Skin grafts in dogs and cats


Key Points

Skin grafts are an excellent modality used to reconstruct wound located on the limbs and other areas of the body

With ideal wound conditions, 95 to 100% survival of the skin graft is expected

After healing takes place, the skin graft should provide a durable covering over the wound

 

Definition of a skin graft

  • A skin graft is a piece of skin that has been totally removed from the body and placed on a wound. Blood vessels in the wound bed will quickly grow into the underside of the skin graft, thus bringing it back to life. If the blood vessels cannot grow quickly enough into the the underside of the skin graft, the graft will die. For this reason the wound must be adequate to nutritionally support the graft and the surgeon must very carefully prepare the skin graft so that vessels will be able to grow into the graft.

Indications for skin grafts

  • Skin grafts are used for wounds that are caused by
    • traumatic accidents
    • oncological surgery (tumor removal)
    • thermal burns
    • chemical burns
    • vesicant burns – injected medications such as chemotherapeutic medications or some injectable anesthetics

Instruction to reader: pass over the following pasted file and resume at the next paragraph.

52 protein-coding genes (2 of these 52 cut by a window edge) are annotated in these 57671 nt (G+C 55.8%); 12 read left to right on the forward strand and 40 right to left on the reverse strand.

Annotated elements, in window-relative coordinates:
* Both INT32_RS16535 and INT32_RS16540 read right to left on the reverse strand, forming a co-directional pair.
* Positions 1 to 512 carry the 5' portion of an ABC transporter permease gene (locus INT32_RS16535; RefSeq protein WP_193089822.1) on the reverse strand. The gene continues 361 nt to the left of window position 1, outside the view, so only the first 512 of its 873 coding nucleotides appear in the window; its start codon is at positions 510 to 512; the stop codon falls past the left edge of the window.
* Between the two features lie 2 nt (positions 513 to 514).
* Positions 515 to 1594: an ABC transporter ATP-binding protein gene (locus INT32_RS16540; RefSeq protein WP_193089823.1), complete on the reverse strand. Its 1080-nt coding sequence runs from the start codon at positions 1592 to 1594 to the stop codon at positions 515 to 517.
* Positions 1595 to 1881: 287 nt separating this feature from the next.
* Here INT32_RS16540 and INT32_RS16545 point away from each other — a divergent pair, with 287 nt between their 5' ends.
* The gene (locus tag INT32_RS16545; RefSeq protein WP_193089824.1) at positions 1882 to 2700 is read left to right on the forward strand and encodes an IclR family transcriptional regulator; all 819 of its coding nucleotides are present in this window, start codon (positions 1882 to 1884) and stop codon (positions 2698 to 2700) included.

• The procedure has the advantage of requiring only one surgery once the wound bed is adequately prepared for grafting.

 

Contraindications for skin grafts

  • Skin grafts frequently do not “take” (die) in the following cases
    • radiation has been administered to the area prior to surgery
    • over bone
    • over tendons and ligaments
    • poorly vascular wound beds
    • high motion locations that cannot be immobilized
    • infection in the wound

Types of skin grafts that are used to repair wounds

  • Full-thickness skin grafts are most commonly used in dogs and cats. This involves removing the a piece of skin and removing the fat from the underside of the skin. The donor site must have enough surrounding loose skin so that the incision can be closed. The survival (“take”) of a full-thickness skin graft is the same as a partial-thickness skin graft.